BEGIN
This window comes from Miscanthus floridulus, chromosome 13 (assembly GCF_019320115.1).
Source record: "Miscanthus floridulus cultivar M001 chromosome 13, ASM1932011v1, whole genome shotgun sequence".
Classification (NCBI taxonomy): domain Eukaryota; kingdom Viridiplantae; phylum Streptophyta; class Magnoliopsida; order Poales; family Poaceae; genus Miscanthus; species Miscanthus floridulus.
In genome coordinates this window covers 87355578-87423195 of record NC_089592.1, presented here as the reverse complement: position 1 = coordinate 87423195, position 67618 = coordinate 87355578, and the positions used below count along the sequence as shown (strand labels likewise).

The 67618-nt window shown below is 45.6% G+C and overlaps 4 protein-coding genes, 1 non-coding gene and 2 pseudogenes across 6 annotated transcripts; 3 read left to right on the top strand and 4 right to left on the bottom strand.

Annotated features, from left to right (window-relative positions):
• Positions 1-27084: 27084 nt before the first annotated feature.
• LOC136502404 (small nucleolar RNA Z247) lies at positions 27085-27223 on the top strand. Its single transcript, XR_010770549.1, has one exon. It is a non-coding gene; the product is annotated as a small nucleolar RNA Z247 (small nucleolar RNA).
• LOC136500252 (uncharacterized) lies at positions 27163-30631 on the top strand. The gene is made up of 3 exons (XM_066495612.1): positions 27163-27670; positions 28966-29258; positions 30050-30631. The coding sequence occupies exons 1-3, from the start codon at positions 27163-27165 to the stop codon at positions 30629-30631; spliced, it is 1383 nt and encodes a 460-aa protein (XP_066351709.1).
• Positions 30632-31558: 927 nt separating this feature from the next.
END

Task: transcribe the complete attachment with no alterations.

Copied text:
This window comes from Miscanthus floridulus, chromosome 13 (assembly GCF_019320115.1).
Source record: "Miscanthus floridulus cultivar M001 chromosome 13, ASM1932011v1, whole genome shotgun sequence".
Classification (NCBI taxonomy): domain Eukaryota; kingdom Viridiplantae; phylum Streptophyta; class Magnoliopsida; order Poales; family Poaceae; genus Miscanthus; species Miscanthus floridulus.
In genome coordinates this window covers 87355578-87423195 of record NC_089592.1, presented here as the reverse complement: position 1 = coordinate 87423195, position 67618 = coordinate 87355578, and the positions used below count along the sequence as shown (strand labels likewise).

The 67618-nt window shown below is 45.6% G+C and overlaps 4 protein-coding genes, 1 non-coding gene and 2 pseudogenes across 6 annotated transcripts; 3 read left to right on the top strand and 4 right to left on the bottom strand.

Annotated features, from left to right (window-relative positions):
• Positions 1-27084: 27084 nt before the first annotated feature.
• LOC136502404 (small nucleolar RNA Z247) lies at positions 27085-27223 on the top strand. Its single transcript, XR_010770549.1, has one exon. It is a non-coding gene; the product is annotated as a small nucleolar RNA Z247 (small nucleolar RNA).
• LOC136500252 (uncharacterized) lies at positions 27163-30631 on the top strand. The gene is made up of 3 exons (XM_066495612.1): positions 27163-27670; positions 28966-29258; positions 30050-30631. The coding sequence occupies exons 1-3, from the start codon at positions 27163-27165 to the stop codon at positions 30629-30631; spliced, it is 1383 nt and encodes a 460-aa protein (XP_066351709.1).
• Positions 30632-31558: 927 nt separating this feature from the next.